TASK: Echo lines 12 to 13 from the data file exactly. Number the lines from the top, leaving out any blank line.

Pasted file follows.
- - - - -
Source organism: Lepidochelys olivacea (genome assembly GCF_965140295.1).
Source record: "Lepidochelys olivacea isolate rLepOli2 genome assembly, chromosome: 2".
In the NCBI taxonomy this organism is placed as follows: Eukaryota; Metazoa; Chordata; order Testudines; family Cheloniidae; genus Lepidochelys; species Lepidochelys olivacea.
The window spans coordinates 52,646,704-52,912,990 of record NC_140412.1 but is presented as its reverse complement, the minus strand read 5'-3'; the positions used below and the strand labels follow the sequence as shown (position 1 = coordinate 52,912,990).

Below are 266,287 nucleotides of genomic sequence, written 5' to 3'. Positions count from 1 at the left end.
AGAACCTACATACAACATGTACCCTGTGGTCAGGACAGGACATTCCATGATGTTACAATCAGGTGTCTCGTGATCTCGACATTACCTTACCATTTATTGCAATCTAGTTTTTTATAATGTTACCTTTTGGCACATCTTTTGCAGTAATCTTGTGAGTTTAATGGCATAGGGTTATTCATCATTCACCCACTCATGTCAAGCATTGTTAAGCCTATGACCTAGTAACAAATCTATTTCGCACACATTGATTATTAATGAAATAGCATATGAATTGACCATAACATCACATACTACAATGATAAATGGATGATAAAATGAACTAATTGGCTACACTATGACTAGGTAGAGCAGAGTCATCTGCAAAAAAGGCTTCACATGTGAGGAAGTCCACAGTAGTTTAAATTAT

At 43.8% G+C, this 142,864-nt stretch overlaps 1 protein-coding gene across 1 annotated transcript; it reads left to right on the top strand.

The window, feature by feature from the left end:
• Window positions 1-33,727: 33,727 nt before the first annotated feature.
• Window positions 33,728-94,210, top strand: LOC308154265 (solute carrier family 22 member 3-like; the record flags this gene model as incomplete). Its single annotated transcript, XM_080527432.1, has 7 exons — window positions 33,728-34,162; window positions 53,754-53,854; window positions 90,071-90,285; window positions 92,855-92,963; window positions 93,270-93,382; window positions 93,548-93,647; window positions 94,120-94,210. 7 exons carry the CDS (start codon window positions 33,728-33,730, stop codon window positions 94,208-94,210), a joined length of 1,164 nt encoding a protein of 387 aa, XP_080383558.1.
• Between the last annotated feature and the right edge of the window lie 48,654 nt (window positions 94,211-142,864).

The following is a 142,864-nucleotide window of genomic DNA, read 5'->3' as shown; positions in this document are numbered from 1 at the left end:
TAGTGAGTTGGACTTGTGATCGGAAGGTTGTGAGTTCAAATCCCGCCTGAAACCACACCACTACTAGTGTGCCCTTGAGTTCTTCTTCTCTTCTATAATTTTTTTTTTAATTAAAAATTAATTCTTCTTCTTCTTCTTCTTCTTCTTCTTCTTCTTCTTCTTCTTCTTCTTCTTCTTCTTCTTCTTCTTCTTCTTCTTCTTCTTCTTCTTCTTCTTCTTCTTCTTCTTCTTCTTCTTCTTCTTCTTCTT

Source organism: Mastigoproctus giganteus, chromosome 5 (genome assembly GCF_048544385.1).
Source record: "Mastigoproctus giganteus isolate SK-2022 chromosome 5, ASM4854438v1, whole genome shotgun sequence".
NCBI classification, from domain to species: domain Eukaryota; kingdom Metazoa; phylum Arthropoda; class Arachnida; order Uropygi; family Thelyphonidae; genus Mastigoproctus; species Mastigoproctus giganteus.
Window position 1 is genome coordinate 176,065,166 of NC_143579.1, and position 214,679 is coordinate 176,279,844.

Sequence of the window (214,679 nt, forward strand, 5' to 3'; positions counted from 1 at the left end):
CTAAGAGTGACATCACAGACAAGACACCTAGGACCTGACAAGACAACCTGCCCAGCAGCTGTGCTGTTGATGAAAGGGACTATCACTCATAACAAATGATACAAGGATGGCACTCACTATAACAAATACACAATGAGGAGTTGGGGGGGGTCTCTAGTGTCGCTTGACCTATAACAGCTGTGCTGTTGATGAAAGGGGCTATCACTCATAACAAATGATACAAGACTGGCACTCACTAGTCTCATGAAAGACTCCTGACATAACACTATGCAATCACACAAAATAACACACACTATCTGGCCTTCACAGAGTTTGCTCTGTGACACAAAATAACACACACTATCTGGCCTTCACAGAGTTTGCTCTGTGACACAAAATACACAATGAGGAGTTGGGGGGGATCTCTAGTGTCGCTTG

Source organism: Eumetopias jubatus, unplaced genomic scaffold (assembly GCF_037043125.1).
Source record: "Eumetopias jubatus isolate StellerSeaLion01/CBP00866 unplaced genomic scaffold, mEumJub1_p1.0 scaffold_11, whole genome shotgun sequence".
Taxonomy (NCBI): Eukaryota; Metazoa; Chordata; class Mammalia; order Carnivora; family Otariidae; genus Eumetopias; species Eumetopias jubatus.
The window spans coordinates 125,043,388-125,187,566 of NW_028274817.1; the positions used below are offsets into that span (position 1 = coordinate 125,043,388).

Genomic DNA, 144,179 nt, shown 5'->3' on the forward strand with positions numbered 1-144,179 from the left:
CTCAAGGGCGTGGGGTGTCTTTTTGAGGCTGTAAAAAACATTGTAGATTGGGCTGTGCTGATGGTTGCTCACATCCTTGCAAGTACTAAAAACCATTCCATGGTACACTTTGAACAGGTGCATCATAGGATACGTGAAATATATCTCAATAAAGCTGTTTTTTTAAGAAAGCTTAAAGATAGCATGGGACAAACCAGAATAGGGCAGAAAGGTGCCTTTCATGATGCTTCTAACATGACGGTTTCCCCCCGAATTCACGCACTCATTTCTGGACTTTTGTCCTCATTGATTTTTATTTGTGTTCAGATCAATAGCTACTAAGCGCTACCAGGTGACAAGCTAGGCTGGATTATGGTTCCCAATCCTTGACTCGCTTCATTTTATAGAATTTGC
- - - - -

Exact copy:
The following is a 142,864-nucleotide window of genomic DNA, read 5'->3' as shown; positions in this document are numbered from 1 at the left end:
TAGTGAGTTGGACTTGTGATCGGAAGGTTGTGAGTTCAAATCCCGCCTGAAACCACACCACTACTAGTGTGCCCTTGAGTTCTTCTTCTCTTCTATAATTTTTTTTTTAATTAAAAATTAATTCTTCTTCTTCTTCTTCTTCTTCTTCTTCTTCTTCTTCTTCTTCTTCTTCTTCTTCTTCTTCTTCTTCTTCTTCTTCTTCTTCTTCTTCTTCTTCTTCTTCTTCTTCTTCTTCTTCTTCTTCTTCTT